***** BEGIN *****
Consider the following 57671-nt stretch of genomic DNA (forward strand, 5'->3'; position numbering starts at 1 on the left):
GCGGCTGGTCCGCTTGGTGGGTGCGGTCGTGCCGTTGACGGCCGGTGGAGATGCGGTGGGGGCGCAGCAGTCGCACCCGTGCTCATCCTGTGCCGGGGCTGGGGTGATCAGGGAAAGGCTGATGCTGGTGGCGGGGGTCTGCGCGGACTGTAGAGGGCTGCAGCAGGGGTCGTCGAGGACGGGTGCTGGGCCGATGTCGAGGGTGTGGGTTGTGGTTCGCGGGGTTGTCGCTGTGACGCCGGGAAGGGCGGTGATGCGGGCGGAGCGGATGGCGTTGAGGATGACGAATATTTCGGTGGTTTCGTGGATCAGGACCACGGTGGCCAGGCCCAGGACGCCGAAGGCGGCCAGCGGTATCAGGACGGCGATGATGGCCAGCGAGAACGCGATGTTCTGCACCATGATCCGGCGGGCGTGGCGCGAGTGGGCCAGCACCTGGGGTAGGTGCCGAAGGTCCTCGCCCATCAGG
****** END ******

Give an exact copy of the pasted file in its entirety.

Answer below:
Consider the following 57671-nt stretch of genomic DNA (forward strand, 5'->3'; position numbering starts at 1 on the left):
GCGGCTGGTCCGCTTGGTGGGTGCGGTCGTGCCGTTGACGGCCGGTGGAGATGCGGTGGGGGCGCAGCAGTCGCACCCGTGCTCATCCTGTGCCGGGGCTGGGGTGATCAGGGAAAGGCTGATGCTGGTGGCGGGGGTCTGCGCGGACTGTAGAGGGCTGCAGCAGGGGTCGTCGAGGACGGGTGCTGGGCCGATGTCGAGGGTGTGGGTTGTGGTTCGCGGGGTTGTCGCTGTGACGCCGGGAAGGGCGGTGATGCGGGCGGAGCGGATGGCGTTGAGGATGACGAATATTTCGGTGGTTTCGTGGATCAGGACCACGGTGGCCAGGCCCAGGACGCCGAAGGCGGCCAGCGGTATCAGGACGGCGATGATGGCCAGCGAGAACGCGATGTTCTGCACCATGATCCGGCGGGCGTGGCGCGAGTGGGCCAGCACCTGGGGTAGGTGCCGAAGGTCCTCGCCCATCAGG